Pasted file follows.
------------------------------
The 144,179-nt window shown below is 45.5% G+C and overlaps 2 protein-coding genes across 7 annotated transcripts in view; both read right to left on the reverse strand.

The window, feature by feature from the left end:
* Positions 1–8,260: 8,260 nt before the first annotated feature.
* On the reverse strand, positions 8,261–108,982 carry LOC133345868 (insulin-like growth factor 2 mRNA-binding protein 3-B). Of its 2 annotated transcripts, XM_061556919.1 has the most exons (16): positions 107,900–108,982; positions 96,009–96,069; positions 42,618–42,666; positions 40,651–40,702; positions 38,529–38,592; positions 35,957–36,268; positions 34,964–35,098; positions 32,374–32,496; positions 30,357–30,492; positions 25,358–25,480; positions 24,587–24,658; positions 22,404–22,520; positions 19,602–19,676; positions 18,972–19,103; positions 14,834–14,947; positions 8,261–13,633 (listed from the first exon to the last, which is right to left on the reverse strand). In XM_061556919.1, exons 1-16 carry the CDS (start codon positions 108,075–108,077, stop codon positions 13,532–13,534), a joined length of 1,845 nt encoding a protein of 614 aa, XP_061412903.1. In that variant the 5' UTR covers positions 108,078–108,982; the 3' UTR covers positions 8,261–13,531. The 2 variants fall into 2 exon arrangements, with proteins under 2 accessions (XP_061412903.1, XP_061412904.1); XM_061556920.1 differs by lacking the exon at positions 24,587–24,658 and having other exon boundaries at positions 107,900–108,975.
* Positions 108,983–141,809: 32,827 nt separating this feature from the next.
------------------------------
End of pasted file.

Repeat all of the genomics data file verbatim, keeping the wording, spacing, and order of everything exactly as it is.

The 144,179-nt window shown below is 45.5% G+C and overlaps 2 protein-coding genes across 7 annotated transcripts in view; both read right to left on the reverse strand.

The window, feature by feature from the left end:
* Positions 1–8,260: 8,260 nt before the first annotated feature.
* On the reverse strand, positions 8,261–108,982 carry LOC133345868 (insulin-like growth factor 2 mRNA-binding protein 3-B). Of its 2 annotated transcripts, XM_061556919.1 has the most exons (16): positions 107,900–108,982; positions 96,009–96,069; positions 42,618–42,666; positions 40,651–40,702; positions 38,529–38,592; positions 35,957–36,268; positions 34,964–35,098; positions 32,374–32,496; positions 30,357–30,492; positions 25,358–25,480; positions 24,587–24,658; positions 22,404–22,520; positions 19,602–19,676; positions 18,972–19,103; positions 14,834–14,947; positions 8,261–13,633 (listed from the first exon to the last, which is right to left on the reverse strand). In XM_061556919.1, exons 1-16 carry the CDS (start codon positions 108,075–108,077, stop codon positions 13,532–13,534), a joined length of 1,845 nt encoding a protein of 614 aa, XP_061412903.1. In that variant the 5' UTR covers positions 108,078–108,982; the 3' UTR covers positions 8,261–13,531. The 2 variants fall into 2 exon arrangements, with proteins under 2 accessions (XP_061412903.1, XP_061412904.1); XM_061556920.1 differs by lacking the exon at positions 24,587–24,658 and having other exon boundaries at positions 107,900–108,975.
* Positions 108,983–141,809: 32,827 nt separating this feature from the next.